Local residents more concerned with ‘preserving the area’ than installing CCTV in meadows
Apparently scenic views come before safety
Local residents have opposed a petition to increase CCTV as thousands sign to increase safety measures in the meadows.
This comes after a number of attacks on women in the area over the last few months.
A 19-year-old student was attacked on 15th November as she made her way home near Jawbone walk.
Elizabeth Kerry, accommodation manager for Meadow Court, decided to start the petition after helping police try to establish the direction the attacker had come from using CCTV facing Sciennes.
According to the petition, when Ms Kerry asked police about CCTV cameras within the Meadows she said: “I was astounded by their response, that any suggestion of better lighting, cutting back trees and installing CCTV cameras was met with huge opposition from some local residents who are concerned with preserving the area”.
The petition – which has been up since November – received over 2,000 signatures in it’s first 4 days.
In her response to the petition Sarah Burns, the Neighborhood Manager for the South Neighborhood, said: “officers are arranging for a CCTV assessment to be carried out so that the feasibility of installing CCTV can be considered, including estimated costs”.
Councillor Mark McInnes told the Edinburgh Evening News: “I definitely support the use of CCTV. There are quite a few issues that go hand-in-hand with implementing a policy like that, but it’s a major deterrent for criminals.”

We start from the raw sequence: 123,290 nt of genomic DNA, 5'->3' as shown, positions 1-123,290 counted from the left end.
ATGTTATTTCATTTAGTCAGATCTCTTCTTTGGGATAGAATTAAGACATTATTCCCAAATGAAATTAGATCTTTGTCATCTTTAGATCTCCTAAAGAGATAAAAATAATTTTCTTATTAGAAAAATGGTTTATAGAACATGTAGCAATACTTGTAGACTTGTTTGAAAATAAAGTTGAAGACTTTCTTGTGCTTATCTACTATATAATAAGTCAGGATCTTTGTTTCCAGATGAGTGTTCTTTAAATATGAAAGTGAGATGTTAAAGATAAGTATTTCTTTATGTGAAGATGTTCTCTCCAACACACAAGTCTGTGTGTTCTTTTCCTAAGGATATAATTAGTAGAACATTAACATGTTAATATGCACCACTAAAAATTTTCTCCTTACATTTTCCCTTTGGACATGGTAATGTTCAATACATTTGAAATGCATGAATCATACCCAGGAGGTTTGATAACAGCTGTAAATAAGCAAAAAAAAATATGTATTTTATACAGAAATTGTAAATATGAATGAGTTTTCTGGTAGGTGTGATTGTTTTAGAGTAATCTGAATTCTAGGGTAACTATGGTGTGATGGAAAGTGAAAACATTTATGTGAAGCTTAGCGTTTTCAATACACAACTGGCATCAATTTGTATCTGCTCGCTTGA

There were previous demands for CCTV in both 2007 and 2012 but nothing was done.
In a 2007 report, it states that students from Edinburgh University approached the council to suggest that CCTV be installed to combat crime within the meadows.
But the report responded by stating that “as the area has a large number of trees, CCTV coverage would be difficult in terms of sight lines, shadows and seasonal changes” and that “local residents opposed” the idea.
The petition has been signed by many students who see CCTV as a sensible solution to crime in the Meadows.
Fresher Ruairidh Nichols said: “Surely preserving the moral character of the area is more important than how picturesque it is.”
Second year Art History student Hila Chenzbraun said: “I think seeing as there is a lot of CCTV being used in most places anyway, I don’t see the problem with it being used for safety reasons in the meadows.”
The attack in November is one of many in a long history of crime in the meadows.
In 2011 two women were sexually assaulted within days of each other and in 2012 a man was punched to the ground in an unprovoked attack.
In response to this, Chemical Engineering student Ellie Pilks said: “Clearly there’s a need for CCTV as the most recent attack is not a one-off event. It’s not like it’s a listed building or that they’re planning on putting a wind turbine in the middle of the meadows”.
The suspect of the most recent attack, 22-year-old Steven Andrew Davidson, was remanded in custody in December.